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The Monks of Drepung Gomang Monastery: Impressions and Speculations on Alternative Models of Masculinity as they Relate to Resilience to Trauma

The Monks of Drepung Gomang Monastery: Impressions and Speculations on Alternative Models of... ABSTRACT As a practitioner of psychoanalysis and psychotherapy, I volunteered with the Tibetan Government in Exile in the field of mental health. In late 2006, the Tibetan Government in Exile approached me to evaluate and counsel monks who had left Tibet to get a monastic education at the Drepung Gomang Monastery in Mungod, Karnataka. I was struck by the resilience of these young men, despite the horrors they had survived in the process of trying to get this education in their own country, which is under occupation by the Chinese, and fleeing Tibet alone, during adolescence or as very young children. I want to offer some speculative impressions about my experiences and observations of the masculinity of these monks, which felt quite different from my experience with other men. This article attempts to make sense of my experience of their masculinity, and to account for the differences I observed, but could not fully understand. I offer some speculations about the relationship of their experience of masculinity, as an additional factor in their resilience to trauma. Although the therapeutic encounter with them was the occasion to bring these differences to my attention they do not form the basis for my speculations. These are based on my understanding of masculinity as theorized by psychoanalysis, and what I have learned about the history, functioning and ideals, which inform Tibetan culture and the monastic order. I highlight two aspects of the masculinity of Buddhist monks from this tradition: one which comes from the Bodhisattva tradition and incorporates nurturing “feminine” qualities, and the second which involves sublimating and neutralizing “dangerous” “female” qualities into their attainment of higher spiritual ends. I speculate in the end on the ways in which an alternative experience of gender may be a contributing protective factor in the survival of violence and exile. Copyright © 2012 John Wiley & Sons, Ltd. http://www.deepdyve.com/assets/images/DeepDyve-Logo-lg.png International Journal of Applied Psychoanalytic Studies Wiley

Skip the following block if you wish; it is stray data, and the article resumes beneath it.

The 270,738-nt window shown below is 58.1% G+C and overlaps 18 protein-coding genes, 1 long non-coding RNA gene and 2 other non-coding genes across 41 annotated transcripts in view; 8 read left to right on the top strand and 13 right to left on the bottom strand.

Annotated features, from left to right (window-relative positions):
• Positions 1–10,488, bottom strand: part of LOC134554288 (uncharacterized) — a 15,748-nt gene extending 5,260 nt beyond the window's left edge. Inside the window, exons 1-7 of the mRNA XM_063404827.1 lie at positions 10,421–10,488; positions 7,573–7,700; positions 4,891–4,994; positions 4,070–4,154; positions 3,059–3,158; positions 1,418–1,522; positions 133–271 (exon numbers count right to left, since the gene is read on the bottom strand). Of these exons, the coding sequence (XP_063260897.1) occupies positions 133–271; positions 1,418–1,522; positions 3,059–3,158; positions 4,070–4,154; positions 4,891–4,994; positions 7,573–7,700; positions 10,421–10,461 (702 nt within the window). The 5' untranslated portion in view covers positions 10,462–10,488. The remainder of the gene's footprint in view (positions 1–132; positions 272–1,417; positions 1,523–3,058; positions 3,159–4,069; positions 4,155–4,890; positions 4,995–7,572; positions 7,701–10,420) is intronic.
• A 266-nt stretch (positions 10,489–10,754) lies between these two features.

The Monks of Drepung Gomang Monastery: Impressions and Speculations on Alternative Models of Masculinity as they Relate to Resilience to Trauma

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Publisher
Wiley
Copyright
Copyright © 2012 John Wiley & Sons, Ltd.
ISSN
1742-3341
eISSN
1556-9187
DOI
10.1002/aps.1311
Publisher site
See Article on Publisher Site

Abstract

ABSTRACT As a practitioner of psychoanalysis and psychotherapy, I volunteered with the Tibetan Government in Exile in the field of mental health. In late 2006, the Tibetan Government in Exile approached me to evaluate and counsel monks who had left Tibet to get a monastic education at the Drepung Gomang Monastery in Mungod, Karnataka. I was struck by the resilience of these young men, despite the horrors they had survived in the process of trying to get this education in their own country, which is under occupation by the Chinese, and fleeing Tibet alone, during adolescence or as very young children. I want to offer some speculative impressions about my experiences and observations of the masculinity of these monks, which felt quite different from my experience with other men. This article attempts to make sense of my experience of their masculinity, and to account for the differences I observed, but could not fully understand. I offer some speculations about the relationship of their experience of masculinity, as an additional factor in their resilience to trauma. Although the therapeutic encounter with them was the occasion to bring these differences to my attention they do not form the basis for my speculations. These are based on my understanding of masculinity as theorized by psychoanalysis, and what I have learned about the history, functioning and ideals, which inform Tibetan culture and the monastic order. I highlight two aspects of the masculinity of Buddhist monks from this tradition: one which comes from the Bodhisattva tradition and incorporates nurturing “feminine” qualities, and the second which involves sublimating and neutralizing “dangerous” “female” qualities into their attainment of higher spiritual ends. I speculate in the end on the ways in which an alternative experience of gender may be a contributing protective factor in the survival of violence and exile. Copyright © 2012 John Wiley & Sons, Ltd.

Journal

International Journal of Applied Psychoanalytic StudiesWiley

Published: Jun 1, 2012

References